Henry Ford was famous for saying a customer could have any color of car she or he wanted, so long as it's black—a nod to how the industrialist viewed color, all function no fun. Black paint dried the fastest, and that mattered more than the expressionistic qualities of different colors. Many modern architects shared a similar obsession with the sterile white box and dismiss color as mere ornament.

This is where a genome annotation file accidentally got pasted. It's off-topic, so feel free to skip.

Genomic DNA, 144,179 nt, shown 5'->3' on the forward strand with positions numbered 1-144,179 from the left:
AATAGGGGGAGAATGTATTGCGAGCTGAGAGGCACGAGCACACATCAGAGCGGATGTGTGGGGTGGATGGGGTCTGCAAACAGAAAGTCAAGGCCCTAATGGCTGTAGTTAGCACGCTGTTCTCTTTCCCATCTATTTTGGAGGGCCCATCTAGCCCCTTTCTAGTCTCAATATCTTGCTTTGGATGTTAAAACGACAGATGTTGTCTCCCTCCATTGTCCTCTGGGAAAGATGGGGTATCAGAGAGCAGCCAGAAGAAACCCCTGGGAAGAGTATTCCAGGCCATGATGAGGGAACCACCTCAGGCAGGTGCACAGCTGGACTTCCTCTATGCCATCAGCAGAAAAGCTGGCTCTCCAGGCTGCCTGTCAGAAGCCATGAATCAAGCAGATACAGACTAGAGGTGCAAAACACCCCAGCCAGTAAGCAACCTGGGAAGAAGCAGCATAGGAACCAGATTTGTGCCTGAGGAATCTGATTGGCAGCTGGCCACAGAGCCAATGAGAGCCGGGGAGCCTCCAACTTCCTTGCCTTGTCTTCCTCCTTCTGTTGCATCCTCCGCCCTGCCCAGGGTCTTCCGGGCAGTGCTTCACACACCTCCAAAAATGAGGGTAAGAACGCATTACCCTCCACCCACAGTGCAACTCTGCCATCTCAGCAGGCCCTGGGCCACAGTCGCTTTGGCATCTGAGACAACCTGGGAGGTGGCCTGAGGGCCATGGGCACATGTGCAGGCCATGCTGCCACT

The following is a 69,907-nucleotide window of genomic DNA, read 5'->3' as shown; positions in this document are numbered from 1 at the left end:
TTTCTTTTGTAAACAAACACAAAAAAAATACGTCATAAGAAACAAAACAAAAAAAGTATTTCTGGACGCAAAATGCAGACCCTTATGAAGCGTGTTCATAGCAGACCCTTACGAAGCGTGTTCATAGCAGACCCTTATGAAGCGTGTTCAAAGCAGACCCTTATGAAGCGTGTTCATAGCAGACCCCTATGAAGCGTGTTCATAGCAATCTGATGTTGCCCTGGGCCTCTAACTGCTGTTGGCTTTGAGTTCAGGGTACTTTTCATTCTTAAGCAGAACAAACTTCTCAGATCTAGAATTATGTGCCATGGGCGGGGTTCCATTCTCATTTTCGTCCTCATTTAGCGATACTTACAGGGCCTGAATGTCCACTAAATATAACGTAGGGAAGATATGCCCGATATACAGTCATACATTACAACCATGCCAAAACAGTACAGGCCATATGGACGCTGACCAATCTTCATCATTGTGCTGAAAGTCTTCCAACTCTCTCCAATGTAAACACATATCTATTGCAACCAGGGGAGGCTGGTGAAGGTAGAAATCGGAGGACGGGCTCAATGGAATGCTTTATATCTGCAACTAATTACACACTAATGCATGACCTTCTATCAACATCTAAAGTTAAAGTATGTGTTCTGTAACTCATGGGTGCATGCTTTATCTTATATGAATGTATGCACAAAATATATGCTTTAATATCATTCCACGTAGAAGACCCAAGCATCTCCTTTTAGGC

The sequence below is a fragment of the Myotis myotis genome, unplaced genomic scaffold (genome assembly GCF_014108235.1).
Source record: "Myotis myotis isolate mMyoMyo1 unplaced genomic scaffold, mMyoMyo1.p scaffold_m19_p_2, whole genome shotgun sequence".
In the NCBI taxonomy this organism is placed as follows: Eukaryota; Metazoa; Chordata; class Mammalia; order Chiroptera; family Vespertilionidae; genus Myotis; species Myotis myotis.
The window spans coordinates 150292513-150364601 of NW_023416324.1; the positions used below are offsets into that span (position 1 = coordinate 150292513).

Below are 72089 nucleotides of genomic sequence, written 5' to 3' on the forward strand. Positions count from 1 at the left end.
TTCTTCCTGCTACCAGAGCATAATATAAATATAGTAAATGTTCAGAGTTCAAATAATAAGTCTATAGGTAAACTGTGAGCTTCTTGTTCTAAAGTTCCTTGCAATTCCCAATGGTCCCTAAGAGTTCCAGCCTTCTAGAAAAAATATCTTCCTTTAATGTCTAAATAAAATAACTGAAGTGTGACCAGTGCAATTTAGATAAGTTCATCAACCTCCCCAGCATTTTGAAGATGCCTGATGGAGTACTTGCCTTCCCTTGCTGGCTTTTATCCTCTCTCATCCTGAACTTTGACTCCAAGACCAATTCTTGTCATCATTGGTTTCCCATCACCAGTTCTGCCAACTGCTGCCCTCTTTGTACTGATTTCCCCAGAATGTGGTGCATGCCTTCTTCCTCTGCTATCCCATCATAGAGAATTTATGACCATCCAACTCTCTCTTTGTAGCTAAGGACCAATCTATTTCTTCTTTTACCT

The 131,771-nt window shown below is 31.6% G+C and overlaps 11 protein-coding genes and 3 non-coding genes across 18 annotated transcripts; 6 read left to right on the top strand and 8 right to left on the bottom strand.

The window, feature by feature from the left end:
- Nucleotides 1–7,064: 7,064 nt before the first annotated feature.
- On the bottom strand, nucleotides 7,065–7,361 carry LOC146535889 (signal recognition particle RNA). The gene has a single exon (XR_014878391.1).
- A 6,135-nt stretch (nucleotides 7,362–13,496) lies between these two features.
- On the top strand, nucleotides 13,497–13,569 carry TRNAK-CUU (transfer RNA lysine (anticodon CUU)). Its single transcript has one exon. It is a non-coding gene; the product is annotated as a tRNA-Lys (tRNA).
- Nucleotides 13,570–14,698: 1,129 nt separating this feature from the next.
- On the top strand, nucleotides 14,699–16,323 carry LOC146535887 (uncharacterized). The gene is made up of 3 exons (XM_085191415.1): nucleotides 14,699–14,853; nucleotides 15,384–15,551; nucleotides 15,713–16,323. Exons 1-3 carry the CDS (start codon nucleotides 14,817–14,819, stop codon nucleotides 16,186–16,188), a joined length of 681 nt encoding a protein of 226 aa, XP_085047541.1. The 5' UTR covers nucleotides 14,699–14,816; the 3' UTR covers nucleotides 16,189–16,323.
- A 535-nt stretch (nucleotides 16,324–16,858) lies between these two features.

Not Le Corbusier. The renowned Swiss architect believed color was instrumental to orchestrating spatial effects. In a series of wallpapers for the Swiss company Salubra, he rhapsodized about his color theories. "Each of us, according to his own psychology, is controlled by one or more dominant colors," he wrote in a 1931 swatch book for the brand, which was inspired by his Architectural Polychromy essay from 1930.